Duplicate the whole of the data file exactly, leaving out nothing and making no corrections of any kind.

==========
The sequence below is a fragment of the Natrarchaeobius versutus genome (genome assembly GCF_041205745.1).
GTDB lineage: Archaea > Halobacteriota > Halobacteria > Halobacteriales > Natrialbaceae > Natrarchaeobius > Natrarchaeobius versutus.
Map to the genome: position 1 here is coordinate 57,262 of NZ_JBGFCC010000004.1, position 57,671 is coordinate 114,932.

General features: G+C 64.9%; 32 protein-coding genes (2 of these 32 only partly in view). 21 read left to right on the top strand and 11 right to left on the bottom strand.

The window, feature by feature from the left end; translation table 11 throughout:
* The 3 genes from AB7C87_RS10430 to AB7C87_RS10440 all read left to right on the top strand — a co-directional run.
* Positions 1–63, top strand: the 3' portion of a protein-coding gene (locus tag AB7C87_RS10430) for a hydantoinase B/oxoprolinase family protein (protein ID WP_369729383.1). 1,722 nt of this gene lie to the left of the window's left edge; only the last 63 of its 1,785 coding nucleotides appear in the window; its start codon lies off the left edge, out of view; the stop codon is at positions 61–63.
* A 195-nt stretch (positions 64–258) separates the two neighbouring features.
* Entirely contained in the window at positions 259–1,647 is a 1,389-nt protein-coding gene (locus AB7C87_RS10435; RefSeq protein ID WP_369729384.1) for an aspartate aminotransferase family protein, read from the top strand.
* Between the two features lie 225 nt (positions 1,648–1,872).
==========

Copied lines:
The sequence below is a fragment of the Natrarchaeobius versutus genome (genome assembly GCF_041205745.1).
GTDB lineage: Archaea > Halobacteriota > Halobacteria > Halobacteriales > Natrialbaceae > Natrarchaeobius > Natrarchaeobius versutus.
Map to the genome: position 1 here is coordinate 57,262 of NZ_JBGFCC010000004.1, position 57,671 is coordinate 114,932.

General features: G+C 64.9%; 32 protein-coding genes (2 of these 32 only partly in view). 21 read left to right on the top strand and 11 right to left on the bottom strand.

The window, feature by feature from the left end; translation table 11 throughout:
* The 3 genes from AB7C87_RS10430 to AB7C87_RS10440 all read left to right on the top strand — a co-directional run.
* Positions 1–63, top strand: the 3' portion of a protein-coding gene (locus tag AB7C87_RS10430) for a hydantoinase B/oxoprolinase family protein (protein ID WP_369729383.1). 1,722 nt of this gene lie to the left of the window's left edge; only the last 63 of its 1,785 coding nucleotides appear in the window; its start codon lies off the left edge, out of view; the stop codon is at positions 61–63.
* A 195-nt stretch (positions 64–258) separates the two neighbouring features.
* Entirely contained in the window at positions 259–1,647 is a 1,389-nt protein-coding gene (locus AB7C87_RS10435; RefSeq protein ID WP_369729384.1) for an aspartate aminotransferase family protein, read from the top strand.
* Between the two features lie 225 nt (positions 1,648–1,872).